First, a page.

In the early 1800’s, as settlers moved westward across America, a dispute arose between the Americans and the British over ownership of the Oregon Country, land covering much of today’s Pacific Northwest, stretching from Oregon through Washington and up into British Columbia and parts of Idaho and Wyoming. While the territory had been declared to be in joint possession of the two governments, as more and more settlers moved in, the British claimed that land ceded to them in previous treaties and through the work of the Hudson’s Bay Company was being encroached upon.

After a few years of slightly strained tensions, in 1846 the Oregon Treaty peacefully resolved the dispute, setting the 49th parallel as the upper boundary of the United States. As the 49th parallel cuts directly through Vancouver Island when extended westward, it was determined that the boundary line would extend “to the middle of the channel which separates the continent from Vancouver’s Island; and thence southerly through the middle of the said channel, and of Fuca’s straits to the Pacific Ocean.” Unfortunately, that wording proved to be unclear enough to set the stage for another conflict.

Map of the disputed boundary

The difficulty lay in that there were two straits running southward through the islands — Haro Strait and Rosario Strait. As each country wanted the most advantageous boundary line, each claimed that the boundary ran through whichever strait would grant them the islands, with the British running the boundary line through Rosario Strait and the Americans, Haro Strait.

Over the next few years, both the British and the Americans started utilizing San Juan Island, with each group assuming that the other group was there illegally. By 1859, the British Hudson’s Bay Company had both a salmon-curing station and a sheep ranch operating on the island, and the Americans had about eighteen settlers living there also. Tempers were short, but things didn’t come to a head until June of 1859.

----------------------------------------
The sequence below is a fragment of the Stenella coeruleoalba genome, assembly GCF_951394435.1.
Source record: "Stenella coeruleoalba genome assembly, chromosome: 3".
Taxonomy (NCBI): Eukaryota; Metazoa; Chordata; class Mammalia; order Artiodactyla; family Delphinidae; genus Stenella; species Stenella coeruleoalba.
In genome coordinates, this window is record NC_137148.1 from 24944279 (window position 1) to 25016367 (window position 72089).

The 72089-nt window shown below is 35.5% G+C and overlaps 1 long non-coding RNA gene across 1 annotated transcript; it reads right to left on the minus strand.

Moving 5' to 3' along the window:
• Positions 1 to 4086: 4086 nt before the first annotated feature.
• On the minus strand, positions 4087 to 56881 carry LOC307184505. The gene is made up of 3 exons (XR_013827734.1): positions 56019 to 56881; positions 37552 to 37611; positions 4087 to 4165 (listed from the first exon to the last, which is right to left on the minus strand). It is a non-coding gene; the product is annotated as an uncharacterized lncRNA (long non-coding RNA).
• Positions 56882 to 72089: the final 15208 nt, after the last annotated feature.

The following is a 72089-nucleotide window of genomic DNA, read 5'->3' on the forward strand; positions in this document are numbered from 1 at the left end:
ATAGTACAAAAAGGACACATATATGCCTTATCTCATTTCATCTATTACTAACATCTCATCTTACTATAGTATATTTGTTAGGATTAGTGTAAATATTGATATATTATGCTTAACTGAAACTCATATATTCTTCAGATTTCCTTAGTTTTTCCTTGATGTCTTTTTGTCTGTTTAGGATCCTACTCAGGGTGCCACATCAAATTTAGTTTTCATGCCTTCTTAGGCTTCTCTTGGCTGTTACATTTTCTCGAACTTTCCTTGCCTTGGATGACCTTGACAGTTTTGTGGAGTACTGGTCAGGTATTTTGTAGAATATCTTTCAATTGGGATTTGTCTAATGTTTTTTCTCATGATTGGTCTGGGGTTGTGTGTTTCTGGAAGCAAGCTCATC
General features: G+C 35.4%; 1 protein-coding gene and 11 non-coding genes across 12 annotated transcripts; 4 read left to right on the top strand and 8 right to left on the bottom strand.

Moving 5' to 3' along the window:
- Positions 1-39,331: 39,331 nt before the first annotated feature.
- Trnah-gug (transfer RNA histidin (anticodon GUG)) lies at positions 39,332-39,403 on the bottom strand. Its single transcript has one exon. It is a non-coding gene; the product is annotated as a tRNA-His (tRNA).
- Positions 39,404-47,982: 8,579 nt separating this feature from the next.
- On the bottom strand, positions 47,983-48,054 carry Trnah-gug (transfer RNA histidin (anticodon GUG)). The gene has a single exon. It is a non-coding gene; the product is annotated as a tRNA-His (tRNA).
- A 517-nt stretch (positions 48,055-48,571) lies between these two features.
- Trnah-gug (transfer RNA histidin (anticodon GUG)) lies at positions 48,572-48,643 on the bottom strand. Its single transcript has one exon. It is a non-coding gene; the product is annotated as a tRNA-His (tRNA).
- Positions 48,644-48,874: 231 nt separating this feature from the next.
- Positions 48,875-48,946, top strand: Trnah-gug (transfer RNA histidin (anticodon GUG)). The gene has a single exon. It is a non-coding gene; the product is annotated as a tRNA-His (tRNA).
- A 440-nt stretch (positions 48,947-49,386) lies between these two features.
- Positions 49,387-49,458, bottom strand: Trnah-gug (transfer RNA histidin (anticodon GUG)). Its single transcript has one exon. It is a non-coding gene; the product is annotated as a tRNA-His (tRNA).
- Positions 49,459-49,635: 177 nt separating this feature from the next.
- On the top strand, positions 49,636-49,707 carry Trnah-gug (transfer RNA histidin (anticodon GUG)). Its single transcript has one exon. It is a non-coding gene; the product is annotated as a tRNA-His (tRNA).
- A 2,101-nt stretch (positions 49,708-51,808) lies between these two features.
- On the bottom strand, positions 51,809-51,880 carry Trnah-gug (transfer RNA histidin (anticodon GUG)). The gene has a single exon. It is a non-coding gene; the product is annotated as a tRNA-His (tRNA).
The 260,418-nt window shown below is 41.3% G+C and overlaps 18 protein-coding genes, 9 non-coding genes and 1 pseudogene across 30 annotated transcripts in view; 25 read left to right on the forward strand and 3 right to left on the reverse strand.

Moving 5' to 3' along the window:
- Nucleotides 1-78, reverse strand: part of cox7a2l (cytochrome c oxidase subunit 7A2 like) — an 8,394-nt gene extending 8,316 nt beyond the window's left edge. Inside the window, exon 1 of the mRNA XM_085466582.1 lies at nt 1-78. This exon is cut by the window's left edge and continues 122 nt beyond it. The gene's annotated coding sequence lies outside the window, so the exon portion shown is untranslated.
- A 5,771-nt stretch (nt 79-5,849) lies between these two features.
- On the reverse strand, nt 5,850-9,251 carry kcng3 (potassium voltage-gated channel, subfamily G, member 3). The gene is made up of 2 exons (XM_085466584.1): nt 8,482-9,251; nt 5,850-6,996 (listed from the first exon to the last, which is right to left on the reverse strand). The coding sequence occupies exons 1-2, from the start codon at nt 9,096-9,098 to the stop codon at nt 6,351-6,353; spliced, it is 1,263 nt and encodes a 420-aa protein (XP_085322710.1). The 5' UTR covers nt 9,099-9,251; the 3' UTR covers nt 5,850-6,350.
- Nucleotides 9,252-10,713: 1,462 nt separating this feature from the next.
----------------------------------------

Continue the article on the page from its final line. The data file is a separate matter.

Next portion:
On June 15 of that year, American settler Lyman Cutlar discovered a pig rutting through his garden. He shot and killed the pig — which belonged to his neighbor, an Irishman employed by the Hudson’s Bay Company. When Cutlar offered to pay for the pig, his neighbor claimed that the pig was a champion breeder and demanded $100 for the loss. Considering this high price to be unreasonable, Cutlar refused to pay. British authorities, already considering Cutlar and the rest of the settlers to be illegal squatters, threatened to arrest him. The American settlers, none to happy about these British who refused to leave their island, petitioned for U.S. military protection. On July 27th, a 66-man company of the 9th U.S. infantry, commanded by Cpt. George E. Pickett, landed on the southern tip of the island and set up camp.